The Right, the Far-Right, and the Moderates

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The election of Trump, and Brexit is symptomatic of a global decline and regression, shaped by the West itself. Post-industrial revolution, post-British Empire, and its chaotic transition onwards throughout the United States empire has seen a cultural shift that juxtaposes the hegemonic and underlying economic ideology of the last 30 years.

The United Kingdom has often shown itself to be an interesting microcosm of the United States. In both cases, the Right, far-right and moderates have had a whale of a time hijacking the post-2008 narrative – exploiting others’ prejudices by furthering the cultural shift towards intolerant illiberalism, successfully shielding anyone from the obvious economic trend that landed the West into this mess.


How did we get here?


From the 1960’s onwards – culturally-speaking – liberal values had won over. An acceptance of the rights and freedoms of others, an acceptance for the further clarion call for social justice, and the empowerment of the powerless was seen as mainstream common sense. Along with this, the inevitability that was globalisation carried with it one more component: liberal values were juxtaposed with economic policies that abide by a market-decides-all, winners-take-all and almost social Darwinist philosophy; whereby blame and shame is placed on the poor and the powerless of all backgrounds for their own circumstances.

It is difficult to pin down for the entirety of the Western world, but these two components were typified by the two inseparable and absolutist principles of the European Single Market: the freedom of movement and freedom of capital.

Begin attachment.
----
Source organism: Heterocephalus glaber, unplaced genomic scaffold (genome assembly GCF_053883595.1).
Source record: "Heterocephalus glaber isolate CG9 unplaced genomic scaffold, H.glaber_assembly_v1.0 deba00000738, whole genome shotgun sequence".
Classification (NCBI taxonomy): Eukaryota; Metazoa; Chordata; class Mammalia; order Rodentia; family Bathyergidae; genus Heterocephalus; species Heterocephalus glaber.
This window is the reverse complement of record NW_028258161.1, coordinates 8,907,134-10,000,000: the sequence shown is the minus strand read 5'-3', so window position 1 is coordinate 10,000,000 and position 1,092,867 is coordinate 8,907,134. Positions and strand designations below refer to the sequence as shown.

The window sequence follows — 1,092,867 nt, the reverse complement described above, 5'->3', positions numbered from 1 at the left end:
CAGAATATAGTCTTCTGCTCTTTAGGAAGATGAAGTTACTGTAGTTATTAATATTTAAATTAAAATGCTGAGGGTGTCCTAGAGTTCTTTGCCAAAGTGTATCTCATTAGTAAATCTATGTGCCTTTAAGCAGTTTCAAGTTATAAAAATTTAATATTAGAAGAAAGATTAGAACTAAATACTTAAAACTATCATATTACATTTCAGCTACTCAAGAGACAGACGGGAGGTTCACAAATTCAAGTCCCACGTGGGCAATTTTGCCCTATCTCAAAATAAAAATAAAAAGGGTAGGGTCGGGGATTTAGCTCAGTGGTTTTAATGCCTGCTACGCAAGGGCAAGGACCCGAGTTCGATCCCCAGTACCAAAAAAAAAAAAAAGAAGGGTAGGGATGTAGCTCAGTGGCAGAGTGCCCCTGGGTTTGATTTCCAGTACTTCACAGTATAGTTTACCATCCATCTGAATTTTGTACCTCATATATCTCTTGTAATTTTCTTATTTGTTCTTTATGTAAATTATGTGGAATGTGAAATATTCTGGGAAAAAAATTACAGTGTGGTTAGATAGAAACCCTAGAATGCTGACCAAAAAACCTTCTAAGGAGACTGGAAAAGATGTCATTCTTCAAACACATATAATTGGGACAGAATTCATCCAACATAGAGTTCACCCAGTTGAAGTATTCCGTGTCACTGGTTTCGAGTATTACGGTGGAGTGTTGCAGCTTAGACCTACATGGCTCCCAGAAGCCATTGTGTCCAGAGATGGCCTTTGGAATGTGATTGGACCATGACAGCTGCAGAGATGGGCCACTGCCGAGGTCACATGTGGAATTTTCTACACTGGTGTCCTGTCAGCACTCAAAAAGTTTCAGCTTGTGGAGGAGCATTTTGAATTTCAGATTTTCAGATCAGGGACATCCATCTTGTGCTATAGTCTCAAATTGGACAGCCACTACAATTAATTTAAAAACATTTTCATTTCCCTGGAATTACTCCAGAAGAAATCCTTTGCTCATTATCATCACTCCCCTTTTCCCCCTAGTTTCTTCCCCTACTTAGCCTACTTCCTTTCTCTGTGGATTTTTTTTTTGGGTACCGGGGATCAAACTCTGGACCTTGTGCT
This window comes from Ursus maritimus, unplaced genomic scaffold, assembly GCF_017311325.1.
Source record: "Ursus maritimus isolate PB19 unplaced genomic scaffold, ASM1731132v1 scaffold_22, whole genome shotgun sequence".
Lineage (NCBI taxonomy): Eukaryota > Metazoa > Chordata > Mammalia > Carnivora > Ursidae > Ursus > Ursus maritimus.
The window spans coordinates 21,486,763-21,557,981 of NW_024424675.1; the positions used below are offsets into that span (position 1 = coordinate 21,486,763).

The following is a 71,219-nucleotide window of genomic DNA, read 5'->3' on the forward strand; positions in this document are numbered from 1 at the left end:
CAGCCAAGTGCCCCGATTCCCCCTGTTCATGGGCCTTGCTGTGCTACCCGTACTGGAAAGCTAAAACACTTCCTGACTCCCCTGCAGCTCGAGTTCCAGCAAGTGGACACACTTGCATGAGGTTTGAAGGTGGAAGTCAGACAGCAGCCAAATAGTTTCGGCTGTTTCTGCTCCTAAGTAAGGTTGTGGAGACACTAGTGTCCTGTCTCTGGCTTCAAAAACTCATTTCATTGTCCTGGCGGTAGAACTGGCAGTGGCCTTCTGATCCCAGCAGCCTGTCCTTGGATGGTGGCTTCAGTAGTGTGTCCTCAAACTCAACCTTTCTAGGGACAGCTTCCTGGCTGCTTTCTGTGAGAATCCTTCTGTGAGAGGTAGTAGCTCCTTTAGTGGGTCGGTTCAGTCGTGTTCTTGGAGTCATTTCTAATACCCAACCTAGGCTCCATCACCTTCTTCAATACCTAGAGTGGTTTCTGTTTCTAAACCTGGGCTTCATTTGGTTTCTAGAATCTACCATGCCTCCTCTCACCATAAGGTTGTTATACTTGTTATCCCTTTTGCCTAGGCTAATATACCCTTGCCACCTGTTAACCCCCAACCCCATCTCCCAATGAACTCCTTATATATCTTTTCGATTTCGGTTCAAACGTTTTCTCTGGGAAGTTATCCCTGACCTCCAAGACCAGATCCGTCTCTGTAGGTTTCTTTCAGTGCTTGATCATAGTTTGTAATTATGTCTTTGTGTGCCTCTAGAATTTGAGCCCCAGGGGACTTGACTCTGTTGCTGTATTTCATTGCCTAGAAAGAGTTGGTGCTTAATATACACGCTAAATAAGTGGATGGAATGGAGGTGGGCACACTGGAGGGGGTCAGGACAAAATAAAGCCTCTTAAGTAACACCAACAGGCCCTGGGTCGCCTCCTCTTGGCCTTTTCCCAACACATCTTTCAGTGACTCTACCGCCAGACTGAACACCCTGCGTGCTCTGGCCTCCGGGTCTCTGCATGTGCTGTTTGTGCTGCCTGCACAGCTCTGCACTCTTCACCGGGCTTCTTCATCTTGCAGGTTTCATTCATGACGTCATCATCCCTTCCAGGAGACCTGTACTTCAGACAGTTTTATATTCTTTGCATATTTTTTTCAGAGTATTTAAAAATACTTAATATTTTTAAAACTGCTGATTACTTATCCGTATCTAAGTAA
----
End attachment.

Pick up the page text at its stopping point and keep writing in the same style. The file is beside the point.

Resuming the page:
These two distinct ideological components of the era remained fixed in place, courtesy of the Washington Consensus, the formation of the Bretton Woods system, and a focus on monetarism and economic liberalism. Despite privatisation drives, de-industrialisation, and relatively tough economic predicaments throughout the western world during the latter half of the 20th century, there appeared to literally be no alternative outside of these accepted rules. Then came 2008.

Global Financial Crisis, 2008

The global financial crisis of 2008 was a monumental point in the history of the West, both in terms of the legitimacy of the pre-2008 consensus and the hegemony of the West as it continues to follow it. In the United Kingdom the Big Bang – yet again mirroring the United States and the repeal of Glass-Steagall – deregulated and gave those with power carte blanche to create ‘wealth’ based on fraudulent and incredibly risky lending practices. The increased dependency of states on this ‘wealth’ created by the financial markets meant that neoliberalism and its winner-takes-all philosophy led the economic system to implosion.

Those with power – as anybody with privilege would be – were obviously committed to doing all they can to avoid responsibility and keep things as they were; those in the Labour government who depended on this ‘wealth creation’ who had an equal degree of responsibility of the crisis, obliged. The losses were paid for by the public as the banks were nationalised, and yet the profits were privatised – through banker bonuses, sales of shares held for the banks made for losses to the exchequer, and the potentially distortionary monetary practice of quantitative easing.

The Aftermath

In the aftermath, the right, far-right and moderates shaped the narrative at whim: the Labour government was said to have ‘spent its way into a global financial crisis’. Furthermore, by completely ignoring the Keynesian logic of spending and investing your way out of economic hardship meant that austerity measures then destroyed the economic recovery.